Earlier this week, Barbadians experienced something that for many of us was a lifetime first – two consecutive days of island-wide electrical blackouts. While this phenomenon has made international news, it should be noted that such occurrences are very rare in Barbados, a country which has long boasted of a high level of human development which belies its small size. It should also be remembered that similar events have happened in much more resource-endowed countries.
According to information released by the island’s lone electrical company, the Emera-owned Barbados Light & Power Company (BL&P), the blackout was caused by an unfortunate combination of aging equipment and bad fuel. The blackout also had several spinoff effects. It led to water outages in many parts of the island due to the reliance of the Barbados Water Authority’s pumps on electricity. Moreover, some customers also had issues with their mobile service perhaps due to the heavy reliance on data caused by the unavailability of wifi.
In the aftermath of ‘powergate’ in Barbados, there will be much discussion about the impact the two-day blackout has had on productivity, private sector profits and the Barbadian economy. What it reiterates, though, is that sustainable public and private infrastructure investment is indispensable for Caribbean competitiveness, trade and growth.
From the roads on which we drive, the ports and airports, the telecommunications network on which we depend for our daily communications, sanitation networks and the like, infrastructure comprises the physical building blocks of our countries. Infrastructure, for example, is what helps to connect suppliers with consumers, and exporters with foreign markets. It is needed for our daily work, play and comfort. Spillovers for the economy include increased productivity, economic inclusion, job creation and growth.
Increasingly, owing to the need to build climate resilience, the conversation is turning towards sustainable infrastructure. CRC Research defines sustainable infrastructure as “the designing, building, and operating of these structural elements in ways that do not diminish the social, economic and ecological processes required to maintain human equity, diversity, and the functionality of natural systems.”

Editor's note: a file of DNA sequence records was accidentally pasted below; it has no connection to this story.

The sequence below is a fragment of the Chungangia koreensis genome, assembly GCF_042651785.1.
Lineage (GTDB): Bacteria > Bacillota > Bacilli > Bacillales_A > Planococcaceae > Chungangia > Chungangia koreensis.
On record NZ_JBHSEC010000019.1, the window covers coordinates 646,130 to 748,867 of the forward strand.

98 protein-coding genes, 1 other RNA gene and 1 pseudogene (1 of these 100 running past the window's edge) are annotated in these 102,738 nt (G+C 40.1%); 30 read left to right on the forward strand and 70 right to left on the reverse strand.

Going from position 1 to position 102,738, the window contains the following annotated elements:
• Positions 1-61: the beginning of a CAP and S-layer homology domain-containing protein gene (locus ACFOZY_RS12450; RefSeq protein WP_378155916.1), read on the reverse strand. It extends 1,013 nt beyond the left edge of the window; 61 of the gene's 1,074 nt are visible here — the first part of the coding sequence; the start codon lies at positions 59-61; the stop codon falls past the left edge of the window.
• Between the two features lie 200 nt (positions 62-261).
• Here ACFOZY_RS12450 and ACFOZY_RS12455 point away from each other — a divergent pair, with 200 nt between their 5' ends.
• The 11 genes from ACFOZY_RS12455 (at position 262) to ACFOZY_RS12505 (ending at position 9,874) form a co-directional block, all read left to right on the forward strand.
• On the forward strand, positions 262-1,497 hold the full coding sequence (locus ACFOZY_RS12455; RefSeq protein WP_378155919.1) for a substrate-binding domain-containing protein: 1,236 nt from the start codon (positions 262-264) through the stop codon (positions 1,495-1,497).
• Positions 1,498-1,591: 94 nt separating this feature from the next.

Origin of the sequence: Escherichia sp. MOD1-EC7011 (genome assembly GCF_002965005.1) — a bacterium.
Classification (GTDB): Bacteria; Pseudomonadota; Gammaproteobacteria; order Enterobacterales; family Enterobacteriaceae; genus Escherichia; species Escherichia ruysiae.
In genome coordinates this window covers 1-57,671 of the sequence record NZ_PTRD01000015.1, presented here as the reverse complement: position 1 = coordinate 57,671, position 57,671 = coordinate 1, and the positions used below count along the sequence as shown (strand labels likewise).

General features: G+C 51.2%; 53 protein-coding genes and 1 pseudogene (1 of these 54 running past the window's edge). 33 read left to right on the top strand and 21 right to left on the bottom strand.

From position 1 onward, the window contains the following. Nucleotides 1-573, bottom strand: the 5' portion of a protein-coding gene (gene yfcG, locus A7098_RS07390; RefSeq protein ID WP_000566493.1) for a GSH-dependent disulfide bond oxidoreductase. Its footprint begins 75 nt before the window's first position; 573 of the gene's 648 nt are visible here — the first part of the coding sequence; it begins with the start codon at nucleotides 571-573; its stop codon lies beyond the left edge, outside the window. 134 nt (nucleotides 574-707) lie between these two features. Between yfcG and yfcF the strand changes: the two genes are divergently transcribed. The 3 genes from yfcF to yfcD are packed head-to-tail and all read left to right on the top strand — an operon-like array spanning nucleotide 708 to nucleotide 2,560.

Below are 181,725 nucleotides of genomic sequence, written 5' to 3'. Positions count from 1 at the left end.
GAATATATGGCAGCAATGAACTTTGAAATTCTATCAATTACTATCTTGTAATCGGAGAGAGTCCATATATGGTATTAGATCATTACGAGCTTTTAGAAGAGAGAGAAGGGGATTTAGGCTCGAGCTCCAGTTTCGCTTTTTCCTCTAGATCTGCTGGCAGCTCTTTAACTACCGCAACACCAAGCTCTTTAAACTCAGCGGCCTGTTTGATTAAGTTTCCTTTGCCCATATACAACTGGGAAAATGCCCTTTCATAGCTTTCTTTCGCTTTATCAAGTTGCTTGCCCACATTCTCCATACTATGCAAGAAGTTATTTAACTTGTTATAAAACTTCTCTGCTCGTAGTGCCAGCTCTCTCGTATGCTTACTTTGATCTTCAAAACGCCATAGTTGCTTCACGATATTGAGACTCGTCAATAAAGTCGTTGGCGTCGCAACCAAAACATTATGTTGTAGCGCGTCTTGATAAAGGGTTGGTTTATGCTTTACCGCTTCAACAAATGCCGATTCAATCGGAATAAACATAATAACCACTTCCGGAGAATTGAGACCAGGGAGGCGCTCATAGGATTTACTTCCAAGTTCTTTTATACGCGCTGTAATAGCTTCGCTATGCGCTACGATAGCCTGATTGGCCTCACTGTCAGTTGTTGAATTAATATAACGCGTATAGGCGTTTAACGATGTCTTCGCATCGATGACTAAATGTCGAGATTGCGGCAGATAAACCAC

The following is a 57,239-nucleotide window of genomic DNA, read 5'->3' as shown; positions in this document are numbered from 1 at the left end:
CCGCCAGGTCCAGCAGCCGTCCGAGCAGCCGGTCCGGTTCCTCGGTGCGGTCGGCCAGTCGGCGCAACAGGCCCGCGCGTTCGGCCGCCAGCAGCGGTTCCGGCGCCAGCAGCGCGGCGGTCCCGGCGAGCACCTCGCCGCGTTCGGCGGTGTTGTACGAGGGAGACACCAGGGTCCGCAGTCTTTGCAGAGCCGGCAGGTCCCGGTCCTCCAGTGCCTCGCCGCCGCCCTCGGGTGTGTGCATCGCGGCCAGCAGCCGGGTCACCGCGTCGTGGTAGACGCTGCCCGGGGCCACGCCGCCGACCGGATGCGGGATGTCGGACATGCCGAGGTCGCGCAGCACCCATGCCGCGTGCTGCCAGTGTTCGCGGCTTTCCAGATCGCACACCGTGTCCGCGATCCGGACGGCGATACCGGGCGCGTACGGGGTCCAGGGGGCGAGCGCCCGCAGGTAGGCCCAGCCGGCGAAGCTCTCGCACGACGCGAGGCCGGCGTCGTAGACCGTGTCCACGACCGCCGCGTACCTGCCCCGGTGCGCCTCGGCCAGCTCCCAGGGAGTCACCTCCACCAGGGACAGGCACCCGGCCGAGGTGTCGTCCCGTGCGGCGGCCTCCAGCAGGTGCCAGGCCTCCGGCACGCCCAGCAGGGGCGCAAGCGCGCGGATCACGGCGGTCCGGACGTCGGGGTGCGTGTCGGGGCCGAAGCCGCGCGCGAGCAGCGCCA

The need for sustainable infrastructure is mentioned throughout the Sustainable Development Goals which comprise the United Nations’ Agenda 2030. For example, SDG 9 speaks to building resilient infrastructure. A report produced by The Economist magazine also highlighted the critical role of infrastructure in achieving sustainable development.
Sustainable Infrastructure key to building competitiveness
It is little wonder, therefore, why infrastructure is among the indicators of a country’s competitiveness, as seen with the World Economic Forum (WEF)’s Global Competitiveness Index. Countries, such as Singapore, New Zealand and Denmark, which rank high on that index, as well as on the World Bank’s Doing Business Index, almost always score high for their infrastructure. Jamaica, which currently leads the region in ease of doing business, has, among other things, made substantial investments in improving its infrastructure. The Transjamaica Roadway and the new Single Window for trade are two examples.
Capital expenditure projects, such as for the upgrading of port facilities, hospitals and road infrastructure, are often costly for cash-strapped governments. As such, many governments turn to multilateral development agencies for loans for infrastructure development. It is also why the China-initiated Belt and Road Initiative (BRI) has become so attractive to many governments, including some in the Caribbean, which have signed Memoranda of Understanding with China on this.
Private sector has role to play
However, it is not only Governments which have a role to play in ensuring sustainable infrastructure. Private sector entities are increasingly taking over functions once believed to be the domain of the State, including the provision of utilities. As such, these private entities also have a duty to ensure that they continuously invest in upgrading their infrastructure in order to meet international best practices for efficiency and environmental sustainability. To do otherwise would be detrimental to the customers which rely on them, as well as the economy and society as a whole.
Alicia Nicholls, B.Sc., M.Sc., LL.B. is an international trade and development consultant. Read more of her commentaries here and follow her on Twitter at Licylaw.